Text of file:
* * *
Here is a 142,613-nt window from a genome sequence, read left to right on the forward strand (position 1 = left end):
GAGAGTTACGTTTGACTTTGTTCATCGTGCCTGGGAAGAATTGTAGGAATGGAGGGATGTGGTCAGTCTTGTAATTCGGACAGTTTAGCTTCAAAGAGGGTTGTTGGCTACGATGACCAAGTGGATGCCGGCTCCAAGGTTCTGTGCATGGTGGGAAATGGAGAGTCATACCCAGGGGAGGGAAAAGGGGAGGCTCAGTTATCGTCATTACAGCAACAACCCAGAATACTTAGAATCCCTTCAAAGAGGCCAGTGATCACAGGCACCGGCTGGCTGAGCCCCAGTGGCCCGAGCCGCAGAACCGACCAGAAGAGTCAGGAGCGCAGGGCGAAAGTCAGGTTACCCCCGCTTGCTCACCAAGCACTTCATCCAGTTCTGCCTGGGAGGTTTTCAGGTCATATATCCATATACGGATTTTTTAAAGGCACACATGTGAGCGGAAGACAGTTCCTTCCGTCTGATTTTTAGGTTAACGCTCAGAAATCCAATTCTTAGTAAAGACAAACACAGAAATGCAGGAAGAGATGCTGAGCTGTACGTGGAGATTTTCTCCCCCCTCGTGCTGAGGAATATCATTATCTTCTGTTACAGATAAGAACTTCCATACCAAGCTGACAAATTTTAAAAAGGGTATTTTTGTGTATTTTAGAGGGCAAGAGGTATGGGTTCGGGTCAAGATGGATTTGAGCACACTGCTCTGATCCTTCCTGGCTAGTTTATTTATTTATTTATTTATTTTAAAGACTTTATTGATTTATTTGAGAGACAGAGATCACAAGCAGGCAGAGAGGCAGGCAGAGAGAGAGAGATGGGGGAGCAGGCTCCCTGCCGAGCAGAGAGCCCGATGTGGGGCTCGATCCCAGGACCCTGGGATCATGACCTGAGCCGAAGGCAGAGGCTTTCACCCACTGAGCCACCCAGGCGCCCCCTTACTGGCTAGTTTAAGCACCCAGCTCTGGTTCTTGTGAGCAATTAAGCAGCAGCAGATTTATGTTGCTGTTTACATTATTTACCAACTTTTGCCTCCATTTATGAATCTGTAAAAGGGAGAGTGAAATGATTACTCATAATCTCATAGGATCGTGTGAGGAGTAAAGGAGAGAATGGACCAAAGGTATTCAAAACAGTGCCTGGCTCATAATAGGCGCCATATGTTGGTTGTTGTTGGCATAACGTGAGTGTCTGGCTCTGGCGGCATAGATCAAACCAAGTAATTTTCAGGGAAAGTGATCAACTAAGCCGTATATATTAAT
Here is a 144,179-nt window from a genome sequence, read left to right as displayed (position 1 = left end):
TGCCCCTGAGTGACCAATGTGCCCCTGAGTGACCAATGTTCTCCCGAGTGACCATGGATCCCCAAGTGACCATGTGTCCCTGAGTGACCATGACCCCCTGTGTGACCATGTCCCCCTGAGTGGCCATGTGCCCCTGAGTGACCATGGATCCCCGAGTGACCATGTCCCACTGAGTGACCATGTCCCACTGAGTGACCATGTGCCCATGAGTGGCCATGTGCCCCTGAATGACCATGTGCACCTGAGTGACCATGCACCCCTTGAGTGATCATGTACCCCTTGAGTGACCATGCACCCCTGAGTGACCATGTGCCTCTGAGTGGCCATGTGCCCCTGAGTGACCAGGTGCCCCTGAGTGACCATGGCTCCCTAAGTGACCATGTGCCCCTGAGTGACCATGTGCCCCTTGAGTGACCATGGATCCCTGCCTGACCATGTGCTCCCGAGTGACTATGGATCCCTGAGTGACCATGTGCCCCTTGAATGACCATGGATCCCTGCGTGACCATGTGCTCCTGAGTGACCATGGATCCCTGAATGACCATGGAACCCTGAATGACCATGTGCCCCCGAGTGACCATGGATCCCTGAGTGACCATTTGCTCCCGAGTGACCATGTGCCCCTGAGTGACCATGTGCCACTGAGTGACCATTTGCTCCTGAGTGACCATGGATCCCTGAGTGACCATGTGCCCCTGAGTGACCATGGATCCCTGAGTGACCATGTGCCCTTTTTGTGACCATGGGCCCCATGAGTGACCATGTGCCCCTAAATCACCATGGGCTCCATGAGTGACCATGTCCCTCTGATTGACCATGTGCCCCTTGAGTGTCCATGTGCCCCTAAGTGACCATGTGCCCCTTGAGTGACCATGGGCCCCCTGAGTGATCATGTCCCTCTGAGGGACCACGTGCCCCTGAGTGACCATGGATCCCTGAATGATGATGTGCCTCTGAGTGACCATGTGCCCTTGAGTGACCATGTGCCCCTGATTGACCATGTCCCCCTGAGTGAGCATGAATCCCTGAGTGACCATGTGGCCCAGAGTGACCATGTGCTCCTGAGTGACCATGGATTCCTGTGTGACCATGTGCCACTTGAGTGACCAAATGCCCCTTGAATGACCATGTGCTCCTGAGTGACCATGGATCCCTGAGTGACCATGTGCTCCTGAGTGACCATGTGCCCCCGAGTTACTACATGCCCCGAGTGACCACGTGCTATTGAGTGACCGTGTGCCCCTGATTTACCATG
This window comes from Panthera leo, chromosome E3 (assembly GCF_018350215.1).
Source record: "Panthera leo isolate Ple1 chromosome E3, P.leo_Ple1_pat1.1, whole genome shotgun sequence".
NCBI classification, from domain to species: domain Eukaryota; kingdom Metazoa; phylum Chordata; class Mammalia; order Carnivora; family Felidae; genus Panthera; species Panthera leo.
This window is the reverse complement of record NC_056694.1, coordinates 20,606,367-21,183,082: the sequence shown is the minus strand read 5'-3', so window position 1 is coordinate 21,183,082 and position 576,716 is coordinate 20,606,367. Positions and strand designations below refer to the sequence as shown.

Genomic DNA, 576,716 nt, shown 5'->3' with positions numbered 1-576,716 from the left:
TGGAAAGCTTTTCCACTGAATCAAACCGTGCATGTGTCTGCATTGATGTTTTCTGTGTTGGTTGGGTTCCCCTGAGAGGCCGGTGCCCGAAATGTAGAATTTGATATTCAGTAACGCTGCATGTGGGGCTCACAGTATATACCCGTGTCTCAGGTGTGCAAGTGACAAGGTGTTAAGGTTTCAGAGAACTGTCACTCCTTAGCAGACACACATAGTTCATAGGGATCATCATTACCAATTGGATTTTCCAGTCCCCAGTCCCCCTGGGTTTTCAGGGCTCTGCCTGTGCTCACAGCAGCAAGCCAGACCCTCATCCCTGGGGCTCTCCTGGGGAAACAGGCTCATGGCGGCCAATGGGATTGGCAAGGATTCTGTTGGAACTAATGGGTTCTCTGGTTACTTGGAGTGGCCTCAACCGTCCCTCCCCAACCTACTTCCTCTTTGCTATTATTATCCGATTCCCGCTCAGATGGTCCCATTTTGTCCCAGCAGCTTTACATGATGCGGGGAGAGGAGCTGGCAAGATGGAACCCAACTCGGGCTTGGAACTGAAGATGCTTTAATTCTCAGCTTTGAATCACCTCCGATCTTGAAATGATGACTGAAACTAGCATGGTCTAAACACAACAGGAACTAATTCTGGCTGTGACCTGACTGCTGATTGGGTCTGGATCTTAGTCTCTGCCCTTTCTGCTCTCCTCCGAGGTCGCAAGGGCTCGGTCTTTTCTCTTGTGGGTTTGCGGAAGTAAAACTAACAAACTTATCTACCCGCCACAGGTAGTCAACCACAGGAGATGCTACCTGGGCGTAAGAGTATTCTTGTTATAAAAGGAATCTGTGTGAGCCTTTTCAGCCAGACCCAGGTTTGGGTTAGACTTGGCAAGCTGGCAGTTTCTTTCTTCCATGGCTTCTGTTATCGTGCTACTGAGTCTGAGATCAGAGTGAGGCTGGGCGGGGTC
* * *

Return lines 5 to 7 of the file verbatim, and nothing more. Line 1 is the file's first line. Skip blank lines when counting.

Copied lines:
This window comes from Panthera leo, chromosome E3 (assembly GCF_018350215.1).
Source record: "Panthera leo isolate Ple1 chromosome E3, P.leo_Ple1_pat1.1, whole genome shotgun sequence".
NCBI classification, from domain to species: domain Eukaryota; kingdom Metazoa; phylum Chordata; class Mammalia; order Carnivora; family Felidae; genus Panthera; species Panthera leo.